I know I've been a little slow getting around to this one, but it's been reviewed in so many places that it doesn't need me to do any more cheerleading. The story, as you probably know by now, is a fictional retelling of the story of Winnie Ruth Judd.
Although I don't have any trunk murderers in my family, unlike some people (*kaff*Richard Moore*kaff*), some of my relatives were fascinated by that case, and I remember my grandmother and my aunt talking about it when I was a little kid. There were other references to it over the years, so I was aware of the basic story before I picked up Bury Me Deep. This book goes way beyond the facts I knew, however, and fleshes out the characters in a way the turns the story into pure noir.
Marion Seeley is the Judd stand-in. She's married to a doctor with a morphine addiction. He's lost his license and goes to Mexico to work, leaving Marion behind in a little Arizona town where she falls in with the wrong crowd. Before long, she's going to wild parties, and not long after that, she's having an affair with a supposedly upright businessman who turns out to be anything but.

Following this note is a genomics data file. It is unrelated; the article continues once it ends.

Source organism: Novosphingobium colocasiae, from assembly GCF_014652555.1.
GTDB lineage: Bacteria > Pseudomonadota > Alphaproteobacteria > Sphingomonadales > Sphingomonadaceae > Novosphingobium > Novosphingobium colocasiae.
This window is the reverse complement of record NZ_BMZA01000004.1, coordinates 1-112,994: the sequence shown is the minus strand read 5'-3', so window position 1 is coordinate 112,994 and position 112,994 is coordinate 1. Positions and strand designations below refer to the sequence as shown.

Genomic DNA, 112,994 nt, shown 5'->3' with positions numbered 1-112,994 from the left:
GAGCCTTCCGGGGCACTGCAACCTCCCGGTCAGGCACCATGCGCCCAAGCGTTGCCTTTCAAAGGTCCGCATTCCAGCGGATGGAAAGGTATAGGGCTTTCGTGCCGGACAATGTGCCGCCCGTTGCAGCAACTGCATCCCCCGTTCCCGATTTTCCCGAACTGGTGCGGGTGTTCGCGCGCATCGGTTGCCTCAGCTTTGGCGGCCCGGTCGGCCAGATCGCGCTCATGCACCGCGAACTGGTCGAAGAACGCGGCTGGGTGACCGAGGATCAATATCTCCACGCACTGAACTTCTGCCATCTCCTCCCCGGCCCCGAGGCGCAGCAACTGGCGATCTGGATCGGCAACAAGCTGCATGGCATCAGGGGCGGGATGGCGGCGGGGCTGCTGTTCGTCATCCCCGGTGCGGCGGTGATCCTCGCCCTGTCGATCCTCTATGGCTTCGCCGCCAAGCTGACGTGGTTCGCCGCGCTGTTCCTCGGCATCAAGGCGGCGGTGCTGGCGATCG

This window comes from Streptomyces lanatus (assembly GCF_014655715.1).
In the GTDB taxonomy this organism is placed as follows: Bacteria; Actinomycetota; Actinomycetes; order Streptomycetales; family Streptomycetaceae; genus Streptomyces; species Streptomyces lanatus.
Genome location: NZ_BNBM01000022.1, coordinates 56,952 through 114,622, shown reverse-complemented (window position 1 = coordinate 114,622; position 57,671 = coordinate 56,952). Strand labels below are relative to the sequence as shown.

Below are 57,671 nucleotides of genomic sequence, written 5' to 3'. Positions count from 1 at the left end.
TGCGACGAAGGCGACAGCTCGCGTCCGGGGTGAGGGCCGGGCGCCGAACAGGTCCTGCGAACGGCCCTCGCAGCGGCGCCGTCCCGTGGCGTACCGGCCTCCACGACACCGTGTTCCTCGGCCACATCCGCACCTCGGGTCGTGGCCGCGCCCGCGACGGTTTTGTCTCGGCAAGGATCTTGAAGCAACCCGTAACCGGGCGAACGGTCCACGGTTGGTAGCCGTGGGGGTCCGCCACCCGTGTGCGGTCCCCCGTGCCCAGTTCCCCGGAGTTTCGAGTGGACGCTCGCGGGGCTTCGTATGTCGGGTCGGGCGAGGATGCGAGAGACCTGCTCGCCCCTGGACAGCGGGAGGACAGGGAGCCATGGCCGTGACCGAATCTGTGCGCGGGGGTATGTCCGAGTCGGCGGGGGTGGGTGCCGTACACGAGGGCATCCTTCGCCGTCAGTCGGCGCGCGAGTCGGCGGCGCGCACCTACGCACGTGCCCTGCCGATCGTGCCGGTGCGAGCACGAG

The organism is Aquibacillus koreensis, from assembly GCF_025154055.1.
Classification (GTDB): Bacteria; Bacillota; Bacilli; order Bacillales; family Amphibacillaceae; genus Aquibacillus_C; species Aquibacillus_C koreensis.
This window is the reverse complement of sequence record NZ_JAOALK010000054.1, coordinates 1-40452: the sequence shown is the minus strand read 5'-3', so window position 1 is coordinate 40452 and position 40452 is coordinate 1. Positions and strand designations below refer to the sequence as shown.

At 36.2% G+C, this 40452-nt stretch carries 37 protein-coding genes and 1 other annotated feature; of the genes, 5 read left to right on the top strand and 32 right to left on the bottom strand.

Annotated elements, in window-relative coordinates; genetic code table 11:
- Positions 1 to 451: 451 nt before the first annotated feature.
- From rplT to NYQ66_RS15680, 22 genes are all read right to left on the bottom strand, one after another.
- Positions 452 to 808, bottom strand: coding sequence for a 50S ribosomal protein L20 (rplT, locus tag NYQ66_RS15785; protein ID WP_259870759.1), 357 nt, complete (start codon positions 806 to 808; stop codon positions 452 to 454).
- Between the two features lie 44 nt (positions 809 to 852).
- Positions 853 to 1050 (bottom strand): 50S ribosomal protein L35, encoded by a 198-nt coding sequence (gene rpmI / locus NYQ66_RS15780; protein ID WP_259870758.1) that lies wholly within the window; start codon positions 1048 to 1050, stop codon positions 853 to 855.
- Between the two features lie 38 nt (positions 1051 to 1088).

Marion's bad choices lead to even worse results, as they so often do in noir fiction, and while there's action and suspense aplenty, Bury Me Deep is really a character study. Why does Marion do the things she does? Why does she keep on doing them? Is she entirely to blame? How can a person do terrible things that don't fit with her own image of the kind of person she is? What can she do when everyone turns against her?
Megan Abbott is a skillful writer, and she's already won an Edgar. I'll be surprised if she's not nominated for another one. Bury Me Deep is just that good.